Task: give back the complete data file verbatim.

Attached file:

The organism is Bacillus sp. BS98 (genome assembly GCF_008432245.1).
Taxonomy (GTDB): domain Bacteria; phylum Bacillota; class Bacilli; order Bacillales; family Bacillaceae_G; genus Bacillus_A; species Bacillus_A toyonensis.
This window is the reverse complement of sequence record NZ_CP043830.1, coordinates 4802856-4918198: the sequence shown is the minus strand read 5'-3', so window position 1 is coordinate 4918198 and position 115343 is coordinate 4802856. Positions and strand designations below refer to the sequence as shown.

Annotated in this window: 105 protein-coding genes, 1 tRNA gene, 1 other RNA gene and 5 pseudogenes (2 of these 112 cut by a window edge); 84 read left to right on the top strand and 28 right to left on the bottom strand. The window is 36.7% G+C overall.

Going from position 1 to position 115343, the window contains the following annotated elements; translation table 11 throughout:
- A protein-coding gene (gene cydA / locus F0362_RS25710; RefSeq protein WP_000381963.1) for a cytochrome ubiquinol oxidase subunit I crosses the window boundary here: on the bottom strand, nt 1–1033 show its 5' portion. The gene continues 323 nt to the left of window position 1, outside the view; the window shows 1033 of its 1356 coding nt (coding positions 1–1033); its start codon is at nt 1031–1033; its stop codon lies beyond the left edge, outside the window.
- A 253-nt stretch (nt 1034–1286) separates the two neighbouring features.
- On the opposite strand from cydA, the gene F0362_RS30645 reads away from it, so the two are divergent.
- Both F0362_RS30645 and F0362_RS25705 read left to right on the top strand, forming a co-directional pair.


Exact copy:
The organism is Bacillus sp. BS98 (genome assembly GCF_008432245.1).
Taxonomy (GTDB): domain Bacteria; phylum Bacillota; class Bacilli; order Bacillales; family Bacillaceae_G; genus Bacillus_A; species Bacillus_A toyonensis.
This window is the reverse complement of sequence record NZ_CP043830.1, coordinates 4802856-4918198: the sequence shown is the minus strand read 5'-3', so window position 1 is coordinate 4918198 and position 115343 is coordinate 4802856. Positions and strand designations below refer to the sequence as shown.

Annotated in this window: 105 protein-coding genes, 1 tRNA gene, 1 other RNA gene and 5 pseudogenes (2 of these 112 cut by a window edge); 84 read left to right on the top strand and 28 right to left on the bottom strand. The window is 36.7% G+C overall.

Going from position 1 to position 115343, the window contains the following annotated elements; translation table 11 throughout:
- A protein-coding gene (gene cydA / locus F0362_RS25710; RefSeq protein WP_000381963.1) for a cytochrome ubiquinol oxidase subunit I crosses the window boundary here: on the bottom strand, nt 1–1033 show its 5' portion. The gene continues 323 nt to the left of window position 1, outside the view; the window shows 1033 of its 1356 coding nt (coding positions 1–1033); its start codon is at nt 1031–1033; its stop codon lies beyond the left edge, outside the window.
- A 253-nt stretch (nt 1034–1286) separates the two neighbouring features.
- On the opposite strand from cydA, the gene F0362_RS30645 reads away from it, so the two are divergent.
- Both F0362_RS30645 and F0362_RS25705 read left to right on the top strand, forming a co-directional pair.